Fact: This is by far one of the most common myths I hear circulating and one of the ones that is most important to talk about. This year, NEDA Week’s theme is “Let’s Get Real” with the hopes to shift the conversation to stories we don’t often hear. As I mentioned, there are a lot of ED stories we don’t often hear- like from POC and trans folx and people in the LGBTQ+ community. But one narrative that we hardly ever hear in mainstream media that tends to  make people uncomfortable is the stories of people in larger bodies who have eating disorders. And before you go, “oh of course people in larger bodies can have eating disorders! Binge eating disorder!”, it’s important to recognize that yes, people in larger bodies can have BED (just like people in smaller bodies can) but people in larger bodies can also have restrictive eating disorders, especially given diet culture which tells them over and over again that they have to lose weight. As Deb Burgard so eloquently puts it, we prescribe in fat people the same thing we diagnose as anorexia in thin people. People in larger bodies are almost unequivocally given half thought out diet advice at their doctor’s office- whether there’s a real health concern or not (even if there is a real health concern, weight loss is seldom, if ever, the solution- but that’s a conversation for another time). And it’s easy to let some non-ED informed medical professional’s advice go to far- all the sudden instead of just forming a couple “healthy” habits, you’re down the road of measuring out every morsel of food, torturing yourself at the gym for multiple hours a day, and restricting foods/food groups. And instead of people being worried about the sudden change in weight/behavior, you get praised and rewarded. So on top of having the same symptoms as someone in a smaller body with a restrictive eating disorder, you’re actually getting rewarded for it – which is horrible, confusing, and infuriating all in one neat package. Assuming that eating disorders only happen to thin women is a dangerous assumption and one we should work hard to move away from. If you’re looking for accounts of people who have experienced an eating disorder in a larger body/not the “typical” ED body, I highly recommend starting with Clare @becomingbodypositive, Dani @iamdaniadriana and Ragen Chastain’s work (and see where the interwebs take you from there!)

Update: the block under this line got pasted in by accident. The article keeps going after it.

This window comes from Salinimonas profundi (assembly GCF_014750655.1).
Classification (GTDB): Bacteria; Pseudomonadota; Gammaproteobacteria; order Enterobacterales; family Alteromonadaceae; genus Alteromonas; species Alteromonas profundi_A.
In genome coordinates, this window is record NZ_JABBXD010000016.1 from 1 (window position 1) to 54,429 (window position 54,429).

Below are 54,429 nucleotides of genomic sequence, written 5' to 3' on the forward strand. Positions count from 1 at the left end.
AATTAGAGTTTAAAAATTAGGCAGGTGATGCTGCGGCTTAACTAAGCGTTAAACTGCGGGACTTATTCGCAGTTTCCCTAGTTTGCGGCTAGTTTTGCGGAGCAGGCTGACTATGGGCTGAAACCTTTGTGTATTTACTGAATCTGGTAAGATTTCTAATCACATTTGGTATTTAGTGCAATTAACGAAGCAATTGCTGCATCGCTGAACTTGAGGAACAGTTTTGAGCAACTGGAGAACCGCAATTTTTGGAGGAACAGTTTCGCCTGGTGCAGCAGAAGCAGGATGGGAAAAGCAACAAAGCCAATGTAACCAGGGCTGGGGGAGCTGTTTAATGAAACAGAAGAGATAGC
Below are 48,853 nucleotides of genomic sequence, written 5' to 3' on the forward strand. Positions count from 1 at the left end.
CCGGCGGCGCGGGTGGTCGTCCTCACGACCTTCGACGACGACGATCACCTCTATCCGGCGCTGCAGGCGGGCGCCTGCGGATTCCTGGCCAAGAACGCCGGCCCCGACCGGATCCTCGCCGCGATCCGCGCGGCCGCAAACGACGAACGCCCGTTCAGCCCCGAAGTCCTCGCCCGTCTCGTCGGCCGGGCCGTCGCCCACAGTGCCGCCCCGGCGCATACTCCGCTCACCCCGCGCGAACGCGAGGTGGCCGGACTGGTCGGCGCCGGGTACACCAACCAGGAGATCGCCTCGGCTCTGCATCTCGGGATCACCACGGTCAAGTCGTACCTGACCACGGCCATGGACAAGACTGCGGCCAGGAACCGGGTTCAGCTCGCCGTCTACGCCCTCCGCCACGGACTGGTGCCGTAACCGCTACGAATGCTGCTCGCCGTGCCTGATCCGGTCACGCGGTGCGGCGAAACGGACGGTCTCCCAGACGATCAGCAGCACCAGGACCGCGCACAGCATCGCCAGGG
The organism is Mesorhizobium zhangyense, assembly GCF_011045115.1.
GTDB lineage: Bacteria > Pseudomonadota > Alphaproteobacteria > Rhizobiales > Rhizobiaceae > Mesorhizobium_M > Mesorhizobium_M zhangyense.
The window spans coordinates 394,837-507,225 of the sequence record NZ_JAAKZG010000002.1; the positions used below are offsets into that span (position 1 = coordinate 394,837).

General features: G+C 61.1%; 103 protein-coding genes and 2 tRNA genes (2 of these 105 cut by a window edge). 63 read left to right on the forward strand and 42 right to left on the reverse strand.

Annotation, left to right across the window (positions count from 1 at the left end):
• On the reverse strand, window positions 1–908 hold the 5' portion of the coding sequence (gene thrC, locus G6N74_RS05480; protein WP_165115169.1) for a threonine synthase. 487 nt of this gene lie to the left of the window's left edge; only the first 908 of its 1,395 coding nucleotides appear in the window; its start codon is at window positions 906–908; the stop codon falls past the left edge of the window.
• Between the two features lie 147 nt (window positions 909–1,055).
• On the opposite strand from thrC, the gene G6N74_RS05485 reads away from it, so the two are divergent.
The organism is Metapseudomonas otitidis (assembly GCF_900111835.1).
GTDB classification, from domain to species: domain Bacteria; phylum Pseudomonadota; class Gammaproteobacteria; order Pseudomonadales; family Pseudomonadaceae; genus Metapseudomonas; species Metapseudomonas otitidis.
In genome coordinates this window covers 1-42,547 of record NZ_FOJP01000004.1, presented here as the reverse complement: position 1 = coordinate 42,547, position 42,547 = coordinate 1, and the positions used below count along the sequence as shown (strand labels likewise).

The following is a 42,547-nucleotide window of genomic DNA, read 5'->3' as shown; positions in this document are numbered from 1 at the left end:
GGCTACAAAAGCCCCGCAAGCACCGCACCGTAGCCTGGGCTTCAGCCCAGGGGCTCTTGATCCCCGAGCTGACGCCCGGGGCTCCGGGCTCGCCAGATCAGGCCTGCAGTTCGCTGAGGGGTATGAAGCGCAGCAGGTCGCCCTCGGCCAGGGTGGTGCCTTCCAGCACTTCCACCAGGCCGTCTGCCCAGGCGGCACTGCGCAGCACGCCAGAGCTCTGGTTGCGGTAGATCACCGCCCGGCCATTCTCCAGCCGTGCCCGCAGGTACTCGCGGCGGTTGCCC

The biggest takeaway from this (I hope) is that we need to change the narrative around eating disorders. We need to make room for stories that don't fit the "typical" eating disorder narrative. I'm happy to see that NEDA made their theme "Let's Get Real" this year in an effort to make this happen and give us a real look into how eating disorders affect each and every one of us. 

References (if you’re into that kinda thing):
1. https://www.nationaleatingdisorders.org/toolkit/parent-toolkit/statistics
2. http://www.anad.org/get-information/about-eating-disorders/eating-disorders-statistics/
3. https://www.nationaleatingdisorders.org/people-color-and-eating-disorders

Cover photo by Heidi Sandstrom.